The difficulty in splitting these hives is (unfortunately) the frames we've been using. Adam switched to simple "top-bar" frames in his hives a few years back. They are so easy to make -- just one piece of wood that lays across the top of the box. The bees make the comb, drawing it down from that top bar. They don't need frames with wood on all four sides, and they really hate the fake plastic comb foundation that some beekeepers put inside the frame.
|Adam is now making new frames with side bars.|
Bees attach their comb to the top-bar, but they also like to attach their comb to the side. And since these top-bar frames don't have sides, the bees attached their comb to the sides of the boxes! Argh! That's a headache. Adam realized he'd made a mistake in using top-bars. He had lovely frames of bees that he couldn't move anywhere!! So he's begun adapting his old top-bars, adding sides to them.
But some hives were getting crowded. We didn't want them to swarm. We can't split them. What to do? He decided to add an empty box underneath, on each of the crowded hives.
I was stung on the forehead by a bee. I've been stung by bees quite a few times. I usually get a little swelling, itch, and by the next day it's gone. I did have a more severe reaction about 6 months ago to a bee sting. Remember? It was on my left hand, quite swollen, but not too alarming.
This bee sting on the forehead was another matter. I thought nothing of it at first. A little swelling. I put some salve plantain on it, and then some baking soda paste. Still ... it swelled. By evening, my face looked like this:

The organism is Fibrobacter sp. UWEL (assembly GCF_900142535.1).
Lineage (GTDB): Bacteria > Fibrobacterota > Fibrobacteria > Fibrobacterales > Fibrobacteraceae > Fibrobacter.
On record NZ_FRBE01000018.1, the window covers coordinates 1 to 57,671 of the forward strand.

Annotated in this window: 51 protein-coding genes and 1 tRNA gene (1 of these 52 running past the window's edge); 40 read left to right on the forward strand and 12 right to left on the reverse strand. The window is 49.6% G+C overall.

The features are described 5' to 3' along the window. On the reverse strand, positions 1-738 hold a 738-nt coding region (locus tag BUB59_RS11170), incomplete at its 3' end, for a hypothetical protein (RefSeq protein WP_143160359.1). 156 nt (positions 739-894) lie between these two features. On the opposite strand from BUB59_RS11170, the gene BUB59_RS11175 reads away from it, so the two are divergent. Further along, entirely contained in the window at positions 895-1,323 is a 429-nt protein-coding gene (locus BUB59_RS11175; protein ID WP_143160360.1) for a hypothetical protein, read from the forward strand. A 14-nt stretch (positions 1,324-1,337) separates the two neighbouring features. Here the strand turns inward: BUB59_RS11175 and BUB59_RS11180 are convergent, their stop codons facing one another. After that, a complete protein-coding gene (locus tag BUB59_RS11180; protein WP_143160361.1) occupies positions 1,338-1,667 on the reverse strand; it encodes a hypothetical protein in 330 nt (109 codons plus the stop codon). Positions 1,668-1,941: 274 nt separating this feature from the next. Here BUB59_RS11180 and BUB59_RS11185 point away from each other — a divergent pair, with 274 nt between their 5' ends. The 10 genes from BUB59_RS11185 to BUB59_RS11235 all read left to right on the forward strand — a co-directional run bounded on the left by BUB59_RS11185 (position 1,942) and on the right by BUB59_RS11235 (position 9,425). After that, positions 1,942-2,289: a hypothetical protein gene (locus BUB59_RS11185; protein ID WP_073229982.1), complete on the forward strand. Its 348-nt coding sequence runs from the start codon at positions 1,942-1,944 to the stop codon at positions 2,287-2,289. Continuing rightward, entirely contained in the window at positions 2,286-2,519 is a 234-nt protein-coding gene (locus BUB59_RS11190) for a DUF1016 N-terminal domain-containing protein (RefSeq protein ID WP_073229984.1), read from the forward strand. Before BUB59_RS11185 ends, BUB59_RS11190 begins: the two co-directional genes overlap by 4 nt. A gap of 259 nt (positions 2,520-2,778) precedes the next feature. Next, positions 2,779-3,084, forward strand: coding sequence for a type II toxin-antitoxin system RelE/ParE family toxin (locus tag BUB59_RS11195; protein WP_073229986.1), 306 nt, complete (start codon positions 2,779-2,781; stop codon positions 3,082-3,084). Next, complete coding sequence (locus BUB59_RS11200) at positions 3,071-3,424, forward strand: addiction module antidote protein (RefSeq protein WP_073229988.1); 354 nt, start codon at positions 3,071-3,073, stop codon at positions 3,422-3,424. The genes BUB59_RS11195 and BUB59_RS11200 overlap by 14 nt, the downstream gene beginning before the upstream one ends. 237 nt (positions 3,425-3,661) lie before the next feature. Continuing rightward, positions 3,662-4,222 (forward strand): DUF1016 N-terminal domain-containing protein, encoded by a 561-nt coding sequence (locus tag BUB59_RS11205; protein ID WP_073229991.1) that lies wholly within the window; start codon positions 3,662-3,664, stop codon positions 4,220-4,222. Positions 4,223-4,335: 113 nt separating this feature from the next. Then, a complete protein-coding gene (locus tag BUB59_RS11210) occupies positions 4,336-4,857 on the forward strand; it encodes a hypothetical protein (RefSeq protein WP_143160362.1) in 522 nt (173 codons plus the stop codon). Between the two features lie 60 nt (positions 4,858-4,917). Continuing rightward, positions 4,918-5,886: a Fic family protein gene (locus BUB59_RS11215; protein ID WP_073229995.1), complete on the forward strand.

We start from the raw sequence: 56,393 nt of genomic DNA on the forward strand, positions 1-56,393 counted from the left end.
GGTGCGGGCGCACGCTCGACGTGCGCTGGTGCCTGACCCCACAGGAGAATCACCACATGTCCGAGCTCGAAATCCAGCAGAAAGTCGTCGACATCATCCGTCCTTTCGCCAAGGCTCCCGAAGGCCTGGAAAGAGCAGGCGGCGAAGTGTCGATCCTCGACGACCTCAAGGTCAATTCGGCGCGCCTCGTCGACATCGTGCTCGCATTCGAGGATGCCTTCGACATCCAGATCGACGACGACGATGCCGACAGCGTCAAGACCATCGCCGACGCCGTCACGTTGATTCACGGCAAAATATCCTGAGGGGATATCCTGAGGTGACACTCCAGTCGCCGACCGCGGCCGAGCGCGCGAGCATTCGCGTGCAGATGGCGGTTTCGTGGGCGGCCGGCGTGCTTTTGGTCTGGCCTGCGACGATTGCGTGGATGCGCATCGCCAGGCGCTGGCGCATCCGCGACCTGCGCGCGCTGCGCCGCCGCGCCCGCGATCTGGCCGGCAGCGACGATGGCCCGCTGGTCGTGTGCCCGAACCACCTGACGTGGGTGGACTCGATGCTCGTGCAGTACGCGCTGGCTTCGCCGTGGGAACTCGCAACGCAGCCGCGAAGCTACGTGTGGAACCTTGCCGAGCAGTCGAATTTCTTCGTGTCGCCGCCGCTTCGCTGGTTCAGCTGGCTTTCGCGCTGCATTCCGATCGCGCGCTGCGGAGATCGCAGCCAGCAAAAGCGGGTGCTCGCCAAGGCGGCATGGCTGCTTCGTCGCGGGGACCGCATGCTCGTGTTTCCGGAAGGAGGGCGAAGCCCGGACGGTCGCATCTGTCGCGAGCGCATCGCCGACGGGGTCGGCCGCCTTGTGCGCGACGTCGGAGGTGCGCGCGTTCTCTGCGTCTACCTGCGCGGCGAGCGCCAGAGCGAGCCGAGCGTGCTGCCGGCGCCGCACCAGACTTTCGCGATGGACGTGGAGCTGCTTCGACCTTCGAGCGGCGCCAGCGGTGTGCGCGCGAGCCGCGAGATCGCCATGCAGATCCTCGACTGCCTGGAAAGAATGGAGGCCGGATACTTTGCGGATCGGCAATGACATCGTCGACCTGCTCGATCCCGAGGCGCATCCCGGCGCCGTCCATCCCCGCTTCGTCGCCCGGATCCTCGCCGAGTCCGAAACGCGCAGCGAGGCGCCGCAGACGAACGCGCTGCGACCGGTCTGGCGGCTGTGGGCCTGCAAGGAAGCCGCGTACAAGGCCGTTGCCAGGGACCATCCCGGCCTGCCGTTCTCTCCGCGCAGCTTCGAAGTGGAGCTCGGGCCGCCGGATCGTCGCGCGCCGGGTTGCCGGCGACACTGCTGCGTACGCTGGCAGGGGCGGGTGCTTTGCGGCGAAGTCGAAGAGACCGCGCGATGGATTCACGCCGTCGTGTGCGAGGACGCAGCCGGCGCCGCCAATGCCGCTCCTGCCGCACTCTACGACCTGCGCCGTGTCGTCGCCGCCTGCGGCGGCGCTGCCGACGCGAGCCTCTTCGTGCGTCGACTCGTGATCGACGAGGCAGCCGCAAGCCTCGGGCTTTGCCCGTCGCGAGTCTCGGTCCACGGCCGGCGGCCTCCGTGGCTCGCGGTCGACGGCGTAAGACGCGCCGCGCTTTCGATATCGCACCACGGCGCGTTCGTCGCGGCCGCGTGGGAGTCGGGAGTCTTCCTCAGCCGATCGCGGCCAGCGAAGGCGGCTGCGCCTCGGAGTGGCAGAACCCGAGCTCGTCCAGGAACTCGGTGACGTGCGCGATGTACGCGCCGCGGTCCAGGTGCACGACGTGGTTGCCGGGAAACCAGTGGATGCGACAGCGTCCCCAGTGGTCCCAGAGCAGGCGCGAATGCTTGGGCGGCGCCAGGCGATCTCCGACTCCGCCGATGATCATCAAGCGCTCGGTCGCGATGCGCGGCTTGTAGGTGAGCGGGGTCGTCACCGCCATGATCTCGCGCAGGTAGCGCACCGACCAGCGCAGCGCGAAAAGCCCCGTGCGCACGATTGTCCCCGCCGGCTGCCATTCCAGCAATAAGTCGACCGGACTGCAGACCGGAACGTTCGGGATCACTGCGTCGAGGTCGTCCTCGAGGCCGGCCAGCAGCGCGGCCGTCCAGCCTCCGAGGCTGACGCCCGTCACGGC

Later that evening, my eyes were just slits:
I didn't want to go to the doctor. I hate going for medical help.My general approach to medical help is this: 1) Usually you know if it's a true medical emergency: gaping wound, broken bone, blood everywhere, or unconsciousness. (But a bee sting? Really?) 2) If it's not an obvious emergency, I try ignore all tendencies to panic, treat the condition, observe closely, and assume the body will heal itself. So I wait. I told Adam, if it wasn't better in the morning, we would go in to a clinic nearby. The next morning:
Yep. Now I get to carry an epi pen with me in my purse everywhere I go. What a pain! (And yes, I do know they are life-savers, and I'm very thankful to have one.) I'm used to being a healthy girl, with no chronic, dangerous health conditions. I guess those days are over. And by the way -- all those other meds left me with a copay of about $20 together. The epi pen? $270. Sigh.
My face is quite improved, although nowhere near normal. I can see again. When I arrived at the clinic, I had a slit of vision in only one eye. Last night I went to my friend's house for an evening of Mexican Train Dominoes ... because if your best buddies can't love you when your face is scary, who will?